5 Tips For Surviving Canal Street in New York City

After a weekend trip to the famed black market strip in New York City, I have contrived a list of five things you can do to ensure you come out in one piece.

1. Get there early.

The later you get there the worse off you will be for a couple of reasons. First, parking will be ever more difficult to come by; who wants to walk 10 blocks to arrive somewhere and walk around some more? Secondly, when there are fewer people walking the street during the early hours vendors are more eager to sell things, and thus are easier to bargain with.

2. Don’t keep all your money in one pocket.

Whenever my girlfriend and I go we split up money between us. She’ll typically hold $20 or $40 and I’ll hold the remainder. As she’s the one talking and trying to bargain, she pulls out her money and the vendors can see that’s all she has, so they’ll be more likely to give it to us for the lower price we desire. If they see you whip out a load of cash they’ll try to rip you off even more.

3. Never make eye contact.

Anyone who has ever walked down Canal Street knows it feels like you’re a celebrity being mobbed by paparazzi. Everyone is trying to get you into their store, yelling items and prices your way in hopes of getting some sort of response. Avoiding eye contact with them will limit this harassment and allow you to make it from point A to point B easier.

4. Set a price and stand by it.

Often times you’ll see something you want and upon asking a price, are blown away at the outrageousness of it (sorry, that cardboard Gucci knockoff just isn’t worth $80). When you see something you want ask them a price then respond with a counter offer. Once this counter offer is set they will try to meet you halfway, do not fall for it, stick to your price. Bottom line is they need your money a lot more than you need their product, so 9 times out of 10 they will give in to your demands. In the rare occasion they don’t, walk next door and try your luck there.

5. Buy only what you came for, then leave.

With all of the cheap prices on tons of items it’s easy to get caught up in the ruckus and go on a spending spree; don’t, in the end you’ll end up with a bucket of cheap goods that you will not want a day later, and half of them won’t even work.

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Learning Polish – Day 59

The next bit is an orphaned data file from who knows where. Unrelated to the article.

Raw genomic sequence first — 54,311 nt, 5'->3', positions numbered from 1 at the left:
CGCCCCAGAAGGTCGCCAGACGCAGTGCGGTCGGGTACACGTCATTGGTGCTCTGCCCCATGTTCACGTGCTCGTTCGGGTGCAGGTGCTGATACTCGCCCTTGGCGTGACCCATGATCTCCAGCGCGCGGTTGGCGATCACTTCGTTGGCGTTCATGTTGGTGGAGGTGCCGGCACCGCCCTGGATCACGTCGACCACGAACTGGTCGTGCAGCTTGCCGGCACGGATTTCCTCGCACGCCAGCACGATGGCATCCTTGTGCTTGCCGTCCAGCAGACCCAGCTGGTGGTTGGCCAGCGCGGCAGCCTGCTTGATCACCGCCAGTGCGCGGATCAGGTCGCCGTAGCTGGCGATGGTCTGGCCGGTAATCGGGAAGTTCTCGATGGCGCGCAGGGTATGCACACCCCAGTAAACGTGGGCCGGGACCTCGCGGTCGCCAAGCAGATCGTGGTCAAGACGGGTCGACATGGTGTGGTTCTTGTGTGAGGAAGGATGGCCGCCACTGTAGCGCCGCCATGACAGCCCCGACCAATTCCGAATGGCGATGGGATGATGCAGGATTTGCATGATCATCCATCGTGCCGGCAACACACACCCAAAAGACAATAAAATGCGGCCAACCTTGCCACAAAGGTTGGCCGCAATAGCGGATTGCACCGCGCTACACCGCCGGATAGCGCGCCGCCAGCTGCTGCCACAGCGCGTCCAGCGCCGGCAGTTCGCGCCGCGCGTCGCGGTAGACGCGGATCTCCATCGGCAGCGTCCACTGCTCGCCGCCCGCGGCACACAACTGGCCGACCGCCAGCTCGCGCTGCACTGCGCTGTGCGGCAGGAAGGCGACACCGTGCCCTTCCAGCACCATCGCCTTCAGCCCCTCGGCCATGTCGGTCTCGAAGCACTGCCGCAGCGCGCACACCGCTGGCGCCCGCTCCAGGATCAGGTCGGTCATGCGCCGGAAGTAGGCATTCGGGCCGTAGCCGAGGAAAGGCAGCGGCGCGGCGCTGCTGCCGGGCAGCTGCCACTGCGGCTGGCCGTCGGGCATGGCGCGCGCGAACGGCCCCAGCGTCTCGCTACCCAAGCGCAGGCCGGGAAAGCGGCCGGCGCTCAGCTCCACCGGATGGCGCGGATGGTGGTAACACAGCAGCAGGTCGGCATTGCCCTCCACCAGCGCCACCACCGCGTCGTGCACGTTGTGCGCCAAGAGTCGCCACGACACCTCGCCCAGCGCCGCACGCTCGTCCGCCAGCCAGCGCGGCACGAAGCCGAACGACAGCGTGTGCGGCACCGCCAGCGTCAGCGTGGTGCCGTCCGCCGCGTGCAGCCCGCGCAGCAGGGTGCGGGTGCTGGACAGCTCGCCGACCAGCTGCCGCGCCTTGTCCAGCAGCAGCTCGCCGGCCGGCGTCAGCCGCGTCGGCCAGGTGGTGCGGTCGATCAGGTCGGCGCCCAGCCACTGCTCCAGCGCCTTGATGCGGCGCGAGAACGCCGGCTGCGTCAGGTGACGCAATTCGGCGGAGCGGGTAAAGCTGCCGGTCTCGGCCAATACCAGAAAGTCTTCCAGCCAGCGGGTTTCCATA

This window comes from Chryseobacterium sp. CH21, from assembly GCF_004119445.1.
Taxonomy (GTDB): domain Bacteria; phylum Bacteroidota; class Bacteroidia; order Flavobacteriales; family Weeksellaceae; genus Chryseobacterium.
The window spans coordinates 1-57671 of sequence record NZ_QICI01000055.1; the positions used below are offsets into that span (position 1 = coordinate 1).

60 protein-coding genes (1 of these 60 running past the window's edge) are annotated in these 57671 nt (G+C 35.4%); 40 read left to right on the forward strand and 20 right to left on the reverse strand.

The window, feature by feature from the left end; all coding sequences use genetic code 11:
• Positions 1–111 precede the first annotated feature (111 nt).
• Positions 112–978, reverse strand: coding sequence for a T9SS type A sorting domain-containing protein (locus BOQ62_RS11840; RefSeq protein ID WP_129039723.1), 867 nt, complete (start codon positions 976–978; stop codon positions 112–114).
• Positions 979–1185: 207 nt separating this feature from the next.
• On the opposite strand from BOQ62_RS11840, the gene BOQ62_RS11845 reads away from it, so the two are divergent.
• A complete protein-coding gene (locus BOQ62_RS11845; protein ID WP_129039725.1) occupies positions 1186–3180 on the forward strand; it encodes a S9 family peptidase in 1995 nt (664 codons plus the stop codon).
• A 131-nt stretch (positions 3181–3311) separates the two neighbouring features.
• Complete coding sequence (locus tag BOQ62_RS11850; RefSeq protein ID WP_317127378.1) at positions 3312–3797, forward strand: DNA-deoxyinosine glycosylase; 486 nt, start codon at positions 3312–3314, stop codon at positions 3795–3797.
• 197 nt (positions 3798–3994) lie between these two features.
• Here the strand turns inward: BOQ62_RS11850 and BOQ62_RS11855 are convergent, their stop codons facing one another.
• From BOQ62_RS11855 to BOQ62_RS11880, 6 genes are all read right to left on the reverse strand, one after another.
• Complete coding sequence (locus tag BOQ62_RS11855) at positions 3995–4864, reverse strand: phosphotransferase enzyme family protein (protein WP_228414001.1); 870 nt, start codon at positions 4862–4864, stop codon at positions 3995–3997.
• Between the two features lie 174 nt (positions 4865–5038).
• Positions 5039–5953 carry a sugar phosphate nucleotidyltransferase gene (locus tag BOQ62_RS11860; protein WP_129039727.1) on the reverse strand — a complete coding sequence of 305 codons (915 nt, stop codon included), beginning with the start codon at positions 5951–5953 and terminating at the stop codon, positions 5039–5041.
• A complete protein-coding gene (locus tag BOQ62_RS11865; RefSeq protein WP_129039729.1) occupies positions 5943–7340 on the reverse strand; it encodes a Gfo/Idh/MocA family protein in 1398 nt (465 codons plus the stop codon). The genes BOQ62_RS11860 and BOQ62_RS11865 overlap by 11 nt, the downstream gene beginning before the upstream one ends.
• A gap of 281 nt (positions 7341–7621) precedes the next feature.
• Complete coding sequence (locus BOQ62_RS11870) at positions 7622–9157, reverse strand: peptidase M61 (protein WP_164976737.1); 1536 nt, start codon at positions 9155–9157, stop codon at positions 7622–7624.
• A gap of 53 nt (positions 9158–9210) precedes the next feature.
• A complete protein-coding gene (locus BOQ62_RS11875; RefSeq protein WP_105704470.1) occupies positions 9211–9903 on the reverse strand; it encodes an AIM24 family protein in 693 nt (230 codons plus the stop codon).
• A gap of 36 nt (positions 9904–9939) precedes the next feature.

Tonight I added another weapon to my learning Polish arsenal: Before You Know It – Polish. I know, I know, Jon you have so many things to help you learn Polish why did you get another one? Well, when it comes to something as difficult as learning Polish, one can never have too many tools.

They have a lite version and a full version, the lite version is free and is the one I downloaded. It is a pretty cool program and does everything with digital flashcards. First, it shows you the word in Polish and English together and pronounces it in Polish. Then, once you’ve mastered that it shows you the word in Polish and says it and you have to think what it is in English, and see whether or not you were right. After that it shows you the word in Polish and you have to type it in English. Once you get that it shows you the word in English and you have to think and say it in Polish and see if you were right. And finally, once you have beaten all the other ones, it shows you the world in English and you have to write it in Polish. Once you have completed this last step they say that you “own it.”

All in all I’d say my first experience with this program was a very enjoyable and educational one. It’s nice to have a variety of sources to be able to learn from. It helps to prevent burnout from any single source.

Tonight I learned the days of the week, and can recall them from memory. So without further adieu, here they are:


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Learning Polish – Day 58

What a shocker this must be to some of my human-interest loving readers, but yes, I am still in pursuit of learning Polish. I have not been doing my Rosetta Stone as I should be, but if you recall the last time I posted about learning Polish I had purchased a Polish phrasebook with two-way dictionary from Borders. This book continues to be great but today I added another tool to the mix.

This morning I purchased a beginning Polish audiobook from iTunes. I have had my eye on it for a few weeks now, and last night I finally decided to pull the trigger and make the purchase. It’s one of those typical Polish-English deals where there is a native Polish speaker who says a word and then an English speaker gives the meaning.

Although I have only been using it for about 40 minutes now, I am already finding this very useful. Not necessarily for injecting a fresh whirl of Polish vocabulary into my brain, but rather, this is showing me how much the other tools have taught me. Whenever she says something that was covered in one of my Rosetta Stone lessons I can immediately recall it without waiting for the English translation. However, for things learned from the Polish phrasebook I have trouble distinguishing them right away, and am only able to recall after the English version is presented to me.

This is a clear testament to the effectiveness of the Rosetta Stone software package, and a real kick in the butt to start using it every night again. Babcia is coming in 2 months so it’s time to put together an intensive immersion game plan and get going full force with this!

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